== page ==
A doctor who treats for nothing is worth nothing (Bava Kama 85a).
The Talmud teaches that "there is no free lunch." Anything of value comes with a price tag, and if something is given away free, we should suspect that it may be worthless.
People are reluctant to accept some things as true. Today, a millennium and a half after the Talmud was written down, we still yearn to get things for free, and if not completely free, then at the least possible cost.
Nothing is wrong with bargain hunting. At the end of a season, some leftover merchandise of good quality may be put on sale, or discontinued models may be available at a fraction of their original price. Still, we must be cautious that we do not extend this penchant for bargains to areas where it can be destructive, such as relationships or other things of spiritual value.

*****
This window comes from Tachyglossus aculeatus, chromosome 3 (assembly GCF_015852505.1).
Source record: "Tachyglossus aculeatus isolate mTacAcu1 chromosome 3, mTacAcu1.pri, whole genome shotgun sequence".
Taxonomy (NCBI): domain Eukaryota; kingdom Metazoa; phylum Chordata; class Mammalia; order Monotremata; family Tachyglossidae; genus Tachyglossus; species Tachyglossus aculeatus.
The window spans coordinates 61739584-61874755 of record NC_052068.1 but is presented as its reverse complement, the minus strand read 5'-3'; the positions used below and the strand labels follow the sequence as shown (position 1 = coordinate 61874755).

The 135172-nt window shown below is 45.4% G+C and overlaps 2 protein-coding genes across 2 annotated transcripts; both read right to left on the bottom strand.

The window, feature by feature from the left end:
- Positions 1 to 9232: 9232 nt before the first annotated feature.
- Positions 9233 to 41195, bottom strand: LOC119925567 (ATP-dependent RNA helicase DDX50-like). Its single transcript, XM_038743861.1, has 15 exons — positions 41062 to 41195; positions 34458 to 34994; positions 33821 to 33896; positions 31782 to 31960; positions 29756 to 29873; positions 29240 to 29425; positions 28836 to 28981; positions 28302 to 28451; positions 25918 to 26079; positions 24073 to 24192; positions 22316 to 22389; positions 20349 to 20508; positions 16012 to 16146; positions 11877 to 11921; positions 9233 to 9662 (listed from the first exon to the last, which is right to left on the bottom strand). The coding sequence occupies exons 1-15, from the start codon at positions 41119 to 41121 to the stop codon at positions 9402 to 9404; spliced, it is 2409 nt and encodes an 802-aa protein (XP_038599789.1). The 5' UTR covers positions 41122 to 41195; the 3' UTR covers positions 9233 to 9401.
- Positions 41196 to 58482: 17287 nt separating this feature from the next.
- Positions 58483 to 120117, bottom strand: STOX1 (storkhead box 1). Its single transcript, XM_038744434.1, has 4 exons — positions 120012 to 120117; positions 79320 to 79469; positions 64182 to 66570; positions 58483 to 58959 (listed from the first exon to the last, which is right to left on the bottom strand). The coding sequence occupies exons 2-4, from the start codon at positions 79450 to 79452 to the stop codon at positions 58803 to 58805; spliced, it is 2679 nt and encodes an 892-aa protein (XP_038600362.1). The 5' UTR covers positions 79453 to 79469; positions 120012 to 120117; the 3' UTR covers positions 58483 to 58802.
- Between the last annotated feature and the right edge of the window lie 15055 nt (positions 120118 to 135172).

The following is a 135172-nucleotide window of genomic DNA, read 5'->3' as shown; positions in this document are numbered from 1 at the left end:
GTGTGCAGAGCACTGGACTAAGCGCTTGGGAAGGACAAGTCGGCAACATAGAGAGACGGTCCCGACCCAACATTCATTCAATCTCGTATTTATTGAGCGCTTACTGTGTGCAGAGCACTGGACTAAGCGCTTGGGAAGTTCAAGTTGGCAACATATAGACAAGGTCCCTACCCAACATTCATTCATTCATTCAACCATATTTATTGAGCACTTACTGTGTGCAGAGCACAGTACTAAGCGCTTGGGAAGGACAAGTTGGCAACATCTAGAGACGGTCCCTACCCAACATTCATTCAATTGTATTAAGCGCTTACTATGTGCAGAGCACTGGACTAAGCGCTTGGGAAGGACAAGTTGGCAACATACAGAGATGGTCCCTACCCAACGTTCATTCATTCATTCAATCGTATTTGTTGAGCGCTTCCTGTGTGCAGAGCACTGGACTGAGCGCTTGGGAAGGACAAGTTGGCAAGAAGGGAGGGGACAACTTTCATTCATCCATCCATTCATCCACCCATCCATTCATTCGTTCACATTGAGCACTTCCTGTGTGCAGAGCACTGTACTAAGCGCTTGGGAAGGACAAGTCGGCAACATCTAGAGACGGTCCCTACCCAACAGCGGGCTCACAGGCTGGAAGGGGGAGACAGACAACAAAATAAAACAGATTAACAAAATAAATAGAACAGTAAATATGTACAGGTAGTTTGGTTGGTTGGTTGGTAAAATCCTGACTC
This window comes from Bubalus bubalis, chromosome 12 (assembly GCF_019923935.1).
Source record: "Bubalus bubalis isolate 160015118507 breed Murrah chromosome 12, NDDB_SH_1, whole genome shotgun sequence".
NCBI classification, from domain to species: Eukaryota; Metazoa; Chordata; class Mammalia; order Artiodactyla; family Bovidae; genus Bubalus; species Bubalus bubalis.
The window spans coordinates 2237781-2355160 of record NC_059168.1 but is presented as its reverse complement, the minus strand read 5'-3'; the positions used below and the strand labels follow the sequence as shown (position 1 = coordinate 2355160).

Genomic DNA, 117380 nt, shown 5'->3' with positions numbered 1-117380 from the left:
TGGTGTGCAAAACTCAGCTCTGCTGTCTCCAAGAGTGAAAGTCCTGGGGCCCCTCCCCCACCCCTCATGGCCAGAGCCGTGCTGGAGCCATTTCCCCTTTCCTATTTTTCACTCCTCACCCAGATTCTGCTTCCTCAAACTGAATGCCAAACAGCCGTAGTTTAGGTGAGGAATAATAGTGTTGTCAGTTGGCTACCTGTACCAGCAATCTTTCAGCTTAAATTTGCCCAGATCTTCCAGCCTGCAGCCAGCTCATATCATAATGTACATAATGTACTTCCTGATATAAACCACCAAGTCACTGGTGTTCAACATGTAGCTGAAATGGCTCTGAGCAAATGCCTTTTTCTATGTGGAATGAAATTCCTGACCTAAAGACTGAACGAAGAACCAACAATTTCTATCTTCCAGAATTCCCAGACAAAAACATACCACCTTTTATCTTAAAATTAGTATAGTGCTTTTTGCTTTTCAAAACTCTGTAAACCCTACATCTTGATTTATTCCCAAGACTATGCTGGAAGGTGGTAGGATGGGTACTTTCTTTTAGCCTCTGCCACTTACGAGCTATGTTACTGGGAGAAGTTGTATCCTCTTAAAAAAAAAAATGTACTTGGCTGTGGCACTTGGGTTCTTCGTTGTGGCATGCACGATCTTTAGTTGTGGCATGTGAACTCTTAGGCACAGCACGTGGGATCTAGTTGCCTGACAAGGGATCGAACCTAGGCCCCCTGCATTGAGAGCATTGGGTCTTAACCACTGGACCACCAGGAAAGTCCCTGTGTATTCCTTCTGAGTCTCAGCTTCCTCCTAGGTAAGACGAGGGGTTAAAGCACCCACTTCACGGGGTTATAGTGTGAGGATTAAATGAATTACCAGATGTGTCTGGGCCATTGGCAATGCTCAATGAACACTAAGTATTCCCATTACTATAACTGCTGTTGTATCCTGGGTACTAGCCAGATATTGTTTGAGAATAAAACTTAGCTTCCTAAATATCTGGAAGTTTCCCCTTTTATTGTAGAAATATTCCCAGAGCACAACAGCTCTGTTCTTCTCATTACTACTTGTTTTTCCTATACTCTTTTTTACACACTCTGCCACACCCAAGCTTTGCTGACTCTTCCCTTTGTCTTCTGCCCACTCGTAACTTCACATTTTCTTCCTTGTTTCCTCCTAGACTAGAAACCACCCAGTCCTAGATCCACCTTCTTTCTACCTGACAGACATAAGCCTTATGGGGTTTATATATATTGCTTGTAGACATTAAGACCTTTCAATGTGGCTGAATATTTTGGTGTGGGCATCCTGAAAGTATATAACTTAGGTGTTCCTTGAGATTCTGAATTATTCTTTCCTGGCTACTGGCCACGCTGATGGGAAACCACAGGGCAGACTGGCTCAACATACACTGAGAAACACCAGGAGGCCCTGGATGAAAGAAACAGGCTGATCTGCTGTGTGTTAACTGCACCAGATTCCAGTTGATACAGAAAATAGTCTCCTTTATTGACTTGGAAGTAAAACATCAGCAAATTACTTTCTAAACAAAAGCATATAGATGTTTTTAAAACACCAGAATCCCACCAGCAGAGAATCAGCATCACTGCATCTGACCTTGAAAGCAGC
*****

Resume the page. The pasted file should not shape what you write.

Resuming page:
Valuable relationships can be costly. If we are not willing to sacrifice our comfort for a relationship, but look only for friends or spouses that will demand nothing of us, the Talmud teaches that this relationship will be worth exactly what we invest in it: nothing. Likewise, if we seek spiritual goals that will come easily to us without any effort or deprivation on our part, we will achieve goals that are worth nothing.
The Talmud uses the example of free medical care to teach us that for things that are truly important, such as our health, we must be willing to bear the cost. We should apply this lesson to other items of value."